Black holes and planckian discreteness

by Alejandro Perez

I will argue that the (quantum information) insights provided by general relativity and quantum field theory about key features of black holes make a strong case for the discreteness of geometry at the Planck scale of the type predicted by loop quantum gravity.

Quantum Gravity: the history of its main ideas

by Carlo Rovelli

The problem of understanding the quantum aspects of gravity was noticed by Einstein in 1916 (a decade before quantum theory).  A tiny number of possible solutions to this problem are known today.  These have emerged from a slow process of technical results, conceptual clarifications and novel ideas, and have survived decades of coherence checks and empirical testing.  I review the key steps of this beautiful historical discovery path, which has given us remarkable insights about possible ways of thinking about quantum spacetime.

Causality in the quantum world

by Cyril Branciard

Causality is one of those fundamental notions, for which our classical intuitions get deeply challenged as soon as we enter the quantum domain. In these lectures I will present a few research directions related to quantum causality: how Bell’s “local causality assumption”, or more generally classical causal models, fail to explain quantum correlations; how one may try to understand these in terms of quantum causal models instead; and how one can envisage and exploit quantum processes with indefinite causal structures.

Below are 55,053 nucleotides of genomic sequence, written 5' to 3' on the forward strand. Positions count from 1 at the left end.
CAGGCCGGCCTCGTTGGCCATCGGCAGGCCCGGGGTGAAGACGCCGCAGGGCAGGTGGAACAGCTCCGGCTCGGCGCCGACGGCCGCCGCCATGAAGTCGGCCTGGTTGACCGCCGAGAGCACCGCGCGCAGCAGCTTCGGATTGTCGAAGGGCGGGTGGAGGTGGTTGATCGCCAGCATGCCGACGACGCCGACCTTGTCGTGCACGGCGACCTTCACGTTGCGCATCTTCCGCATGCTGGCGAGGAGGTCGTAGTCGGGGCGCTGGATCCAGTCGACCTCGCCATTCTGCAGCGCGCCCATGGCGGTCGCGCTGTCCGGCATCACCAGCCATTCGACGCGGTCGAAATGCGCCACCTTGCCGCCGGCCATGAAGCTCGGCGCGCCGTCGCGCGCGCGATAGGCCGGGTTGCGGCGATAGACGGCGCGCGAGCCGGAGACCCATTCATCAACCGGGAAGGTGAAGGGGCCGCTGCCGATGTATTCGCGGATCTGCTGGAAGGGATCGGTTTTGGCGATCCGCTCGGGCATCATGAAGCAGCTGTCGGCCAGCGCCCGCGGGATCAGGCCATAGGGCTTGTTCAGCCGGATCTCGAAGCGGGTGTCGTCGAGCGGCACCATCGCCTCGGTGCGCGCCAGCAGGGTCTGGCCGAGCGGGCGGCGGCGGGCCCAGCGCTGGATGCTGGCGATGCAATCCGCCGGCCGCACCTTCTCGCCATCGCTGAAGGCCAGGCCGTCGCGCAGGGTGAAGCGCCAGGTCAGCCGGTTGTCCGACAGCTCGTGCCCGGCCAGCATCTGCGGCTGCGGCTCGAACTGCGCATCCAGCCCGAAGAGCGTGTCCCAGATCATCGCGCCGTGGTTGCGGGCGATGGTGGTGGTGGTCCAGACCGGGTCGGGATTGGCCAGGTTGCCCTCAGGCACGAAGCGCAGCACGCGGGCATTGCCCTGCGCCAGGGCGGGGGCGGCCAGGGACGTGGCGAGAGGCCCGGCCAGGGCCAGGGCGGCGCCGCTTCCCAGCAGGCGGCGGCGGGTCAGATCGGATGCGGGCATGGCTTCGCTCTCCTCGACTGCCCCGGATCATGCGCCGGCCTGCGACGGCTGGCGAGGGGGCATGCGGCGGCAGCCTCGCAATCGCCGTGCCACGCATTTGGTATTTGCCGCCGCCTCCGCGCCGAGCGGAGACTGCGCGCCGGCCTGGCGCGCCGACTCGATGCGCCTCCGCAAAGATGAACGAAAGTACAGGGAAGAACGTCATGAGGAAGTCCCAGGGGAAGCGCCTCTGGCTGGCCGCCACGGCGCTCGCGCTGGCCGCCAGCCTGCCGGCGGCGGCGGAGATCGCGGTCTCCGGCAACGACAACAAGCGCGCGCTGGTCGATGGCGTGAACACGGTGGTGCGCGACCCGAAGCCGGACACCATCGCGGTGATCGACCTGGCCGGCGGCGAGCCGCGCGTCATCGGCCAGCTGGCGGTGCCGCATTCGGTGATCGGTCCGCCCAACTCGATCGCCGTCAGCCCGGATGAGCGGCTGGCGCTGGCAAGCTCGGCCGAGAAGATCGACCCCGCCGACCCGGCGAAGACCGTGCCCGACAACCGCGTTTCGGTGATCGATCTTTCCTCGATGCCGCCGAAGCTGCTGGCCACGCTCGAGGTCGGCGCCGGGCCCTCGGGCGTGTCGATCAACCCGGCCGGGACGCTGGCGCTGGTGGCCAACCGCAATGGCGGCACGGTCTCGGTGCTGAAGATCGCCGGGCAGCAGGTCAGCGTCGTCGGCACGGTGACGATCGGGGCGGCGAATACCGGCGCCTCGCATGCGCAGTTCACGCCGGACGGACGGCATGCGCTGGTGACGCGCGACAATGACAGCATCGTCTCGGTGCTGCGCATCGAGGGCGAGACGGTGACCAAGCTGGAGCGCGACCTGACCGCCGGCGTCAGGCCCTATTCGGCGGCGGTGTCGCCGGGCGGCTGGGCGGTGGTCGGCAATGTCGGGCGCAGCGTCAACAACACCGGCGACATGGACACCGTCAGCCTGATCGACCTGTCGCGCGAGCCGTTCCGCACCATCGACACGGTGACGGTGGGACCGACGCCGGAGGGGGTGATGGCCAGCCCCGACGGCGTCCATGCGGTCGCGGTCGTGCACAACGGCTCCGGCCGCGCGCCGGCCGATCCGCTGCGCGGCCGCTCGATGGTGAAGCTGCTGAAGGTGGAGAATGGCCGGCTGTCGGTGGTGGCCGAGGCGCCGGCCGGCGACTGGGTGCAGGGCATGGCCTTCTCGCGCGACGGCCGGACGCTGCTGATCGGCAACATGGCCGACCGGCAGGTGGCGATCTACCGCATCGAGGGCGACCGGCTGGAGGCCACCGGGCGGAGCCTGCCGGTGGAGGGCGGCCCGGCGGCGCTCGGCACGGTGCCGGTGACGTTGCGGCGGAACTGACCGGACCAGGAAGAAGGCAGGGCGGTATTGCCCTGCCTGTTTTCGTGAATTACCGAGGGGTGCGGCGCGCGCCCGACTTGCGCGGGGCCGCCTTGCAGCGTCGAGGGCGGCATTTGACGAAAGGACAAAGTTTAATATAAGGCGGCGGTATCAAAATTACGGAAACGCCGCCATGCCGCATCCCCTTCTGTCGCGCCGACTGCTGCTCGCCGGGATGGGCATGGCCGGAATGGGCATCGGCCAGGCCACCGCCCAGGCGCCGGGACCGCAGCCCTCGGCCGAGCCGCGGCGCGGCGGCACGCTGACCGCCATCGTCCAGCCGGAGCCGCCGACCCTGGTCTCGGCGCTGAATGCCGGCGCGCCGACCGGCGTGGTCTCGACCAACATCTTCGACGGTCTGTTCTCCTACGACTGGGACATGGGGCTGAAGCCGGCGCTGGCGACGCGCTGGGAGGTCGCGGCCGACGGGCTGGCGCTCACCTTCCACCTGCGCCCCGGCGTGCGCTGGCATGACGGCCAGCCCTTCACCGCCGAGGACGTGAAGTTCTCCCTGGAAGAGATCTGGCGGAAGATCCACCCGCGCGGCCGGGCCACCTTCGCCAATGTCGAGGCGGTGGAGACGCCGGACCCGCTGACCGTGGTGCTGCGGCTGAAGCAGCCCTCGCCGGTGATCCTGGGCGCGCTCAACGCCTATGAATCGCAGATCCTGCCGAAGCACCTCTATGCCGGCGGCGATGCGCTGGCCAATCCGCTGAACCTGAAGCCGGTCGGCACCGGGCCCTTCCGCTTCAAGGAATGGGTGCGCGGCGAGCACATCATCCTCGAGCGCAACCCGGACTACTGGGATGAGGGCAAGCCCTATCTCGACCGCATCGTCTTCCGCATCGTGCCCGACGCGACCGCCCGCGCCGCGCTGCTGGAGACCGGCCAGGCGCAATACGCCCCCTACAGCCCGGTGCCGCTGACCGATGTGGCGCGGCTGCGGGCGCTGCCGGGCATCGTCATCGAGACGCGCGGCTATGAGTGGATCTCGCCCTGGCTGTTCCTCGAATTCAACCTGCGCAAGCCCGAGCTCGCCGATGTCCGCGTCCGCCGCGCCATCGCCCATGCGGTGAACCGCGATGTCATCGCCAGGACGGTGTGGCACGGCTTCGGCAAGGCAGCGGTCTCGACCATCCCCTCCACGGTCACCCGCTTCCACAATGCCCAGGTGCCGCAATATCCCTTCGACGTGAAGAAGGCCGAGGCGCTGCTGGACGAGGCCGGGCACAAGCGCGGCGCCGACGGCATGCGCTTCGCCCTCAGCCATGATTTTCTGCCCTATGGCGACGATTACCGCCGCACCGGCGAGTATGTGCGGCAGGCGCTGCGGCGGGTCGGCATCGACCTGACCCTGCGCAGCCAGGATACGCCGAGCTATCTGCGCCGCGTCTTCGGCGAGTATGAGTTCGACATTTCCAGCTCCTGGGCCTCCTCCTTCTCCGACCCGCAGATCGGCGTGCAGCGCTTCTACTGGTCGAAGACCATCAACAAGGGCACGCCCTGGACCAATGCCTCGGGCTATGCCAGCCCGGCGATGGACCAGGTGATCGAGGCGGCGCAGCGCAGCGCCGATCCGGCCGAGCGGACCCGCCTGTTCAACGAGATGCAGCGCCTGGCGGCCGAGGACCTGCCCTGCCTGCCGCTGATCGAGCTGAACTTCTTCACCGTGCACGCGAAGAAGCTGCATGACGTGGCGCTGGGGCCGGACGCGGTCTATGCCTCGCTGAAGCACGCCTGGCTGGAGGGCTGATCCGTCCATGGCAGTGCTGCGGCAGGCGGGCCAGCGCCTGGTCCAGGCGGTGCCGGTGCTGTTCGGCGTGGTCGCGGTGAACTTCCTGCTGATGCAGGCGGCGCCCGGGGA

Quantum Gravity and Quantum Information

by Eugenio Bianchi

This is an introduction to problems at the interface of quantum gravity and quantum information. We will focus on the quantum geometry of space in loop quantum gravity, and discuss the entanglement entropy of observables in a region of space. The objective is to clarify the distinction between entanglement of observables, vs entanglement of non-observable quantities. We will use the quantum polyhedron and intertwiner space as a model system.

Reading material:

Causal Set Quantum Gravity, Time and Consciousness

by Fay Dowker

I will present the causal set approach to the problem of quantum gravity from the perspective of its attitude to the question of the nature of time. I will present the foundations of the theory. I will explain how the foundational concepts of the theory allow one to evade the conclusion that many have drawn from Relativity that the universe must be thought of as a Block Universe in which the future already exists because they allow the introduction of the novel concept of the process of the birth of atoms of spacetime. I will explain how a clear separation of the concept of event and the concept of the process of the occurrence of an event, in the setting of causal set theory, allow one to connect the physical passage of time with objective conscious experience.

Quantum reference frames: a relational perspective on nonclassical spacetime

by Flaminia Giacomini